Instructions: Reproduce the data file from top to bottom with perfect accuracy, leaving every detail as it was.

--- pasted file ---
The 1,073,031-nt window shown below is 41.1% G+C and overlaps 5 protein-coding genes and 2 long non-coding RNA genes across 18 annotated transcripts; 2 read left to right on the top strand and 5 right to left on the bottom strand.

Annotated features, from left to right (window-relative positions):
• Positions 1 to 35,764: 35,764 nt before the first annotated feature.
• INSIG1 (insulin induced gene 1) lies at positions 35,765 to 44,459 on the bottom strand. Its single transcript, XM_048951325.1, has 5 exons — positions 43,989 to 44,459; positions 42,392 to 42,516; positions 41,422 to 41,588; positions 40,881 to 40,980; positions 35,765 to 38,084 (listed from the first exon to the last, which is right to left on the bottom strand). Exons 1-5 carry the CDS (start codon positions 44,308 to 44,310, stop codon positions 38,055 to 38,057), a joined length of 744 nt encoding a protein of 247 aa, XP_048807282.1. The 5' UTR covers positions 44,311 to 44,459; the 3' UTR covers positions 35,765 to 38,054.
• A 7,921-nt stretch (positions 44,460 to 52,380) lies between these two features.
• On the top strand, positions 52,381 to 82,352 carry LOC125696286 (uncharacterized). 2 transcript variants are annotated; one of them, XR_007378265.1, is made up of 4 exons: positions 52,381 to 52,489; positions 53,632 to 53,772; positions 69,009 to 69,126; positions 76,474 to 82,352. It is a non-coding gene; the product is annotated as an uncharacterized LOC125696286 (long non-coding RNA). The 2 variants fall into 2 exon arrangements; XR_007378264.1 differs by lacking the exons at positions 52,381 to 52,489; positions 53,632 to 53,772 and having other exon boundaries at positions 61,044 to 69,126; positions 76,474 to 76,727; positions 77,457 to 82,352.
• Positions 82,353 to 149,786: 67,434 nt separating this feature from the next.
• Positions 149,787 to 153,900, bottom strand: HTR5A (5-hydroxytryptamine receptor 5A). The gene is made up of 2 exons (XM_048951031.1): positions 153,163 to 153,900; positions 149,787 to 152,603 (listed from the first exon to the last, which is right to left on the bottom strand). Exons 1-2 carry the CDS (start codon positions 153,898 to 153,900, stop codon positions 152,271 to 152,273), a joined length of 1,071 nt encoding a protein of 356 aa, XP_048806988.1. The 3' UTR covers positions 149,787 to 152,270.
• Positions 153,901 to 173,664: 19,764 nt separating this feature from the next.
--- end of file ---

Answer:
The 1,073,031-nt window shown below is 41.1% G+C and overlaps 5 protein-coding genes and 2 long non-coding RNA genes across 18 annotated transcripts; 2 read left to right on the top strand and 5 right to left on the bottom strand.

Annotated features, from left to right (window-relative positions):
• Positions 1 to 35,764: 35,764 nt before the first annotated feature.
• INSIG1 (insulin induced gene 1) lies at positions 35,765 to 44,459 on the bottom strand. Its single transcript, XM_048951325.1, has 5 exons — positions 43,989 to 44,459; positions 42,392 to 42,516; positions 41,422 to 41,588; positions 40,881 to 40,980; positions 35,765 to 38,084 (listed from the first exon to the last, which is right to left on the bottom strand). Exons 1-5 carry the CDS (start codon positions 44,308 to 44,310, stop codon positions 38,055 to 38,057), a joined length of 744 nt encoding a protein of 247 aa, XP_048807282.1. The 5' UTR covers positions 44,311 to 44,459; the 3' UTR covers positions 35,765 to 38,054.
• A 7,921-nt stretch (positions 44,460 to 52,380) lies between these two features.
• On the top strand, positions 52,381 to 82,352 carry LOC125696286 (uncharacterized). 2 transcript variants are annotated; one of them, XR_007378265.1, is made up of 4 exons: positions 52,381 to 52,489; positions 53,632 to 53,772; positions 69,009 to 69,126; positions 76,474 to 82,352. It is a non-coding gene; the product is annotated as an uncharacterized LOC125696286 (long non-coding RNA). The 2 variants fall into 2 exon arrangements; XR_007378264.1 differs by lacking the exons at positions 52,381 to 52,489; positions 53,632 to 53,772 and having other exon boundaries at positions 61,044 to 69,126; positions 76,474 to 76,727; positions 77,457 to 82,352.
• Positions 82,353 to 149,786: 67,434 nt separating this feature from the next.
• Positions 149,787 to 153,900, bottom strand: HTR5A (5-hydroxytryptamine receptor 5A). The gene is made up of 2 exons (XM_048951031.1): positions 153,163 to 153,900; positions 149,787 to 152,603 (listed from the first exon to the last, which is right to left on the bottom strand). Exons 1-2 carry the CDS (start codon positions 153,898 to 153,900, stop codon positions 152,271 to 152,273), a joined length of 1,071 nt encoding a protein of 356 aa, XP_048806988.1. The 3' UTR covers positions 149,787 to 152,270.
• Positions 153,901 to 173,664: 19,764 nt separating this feature from the next.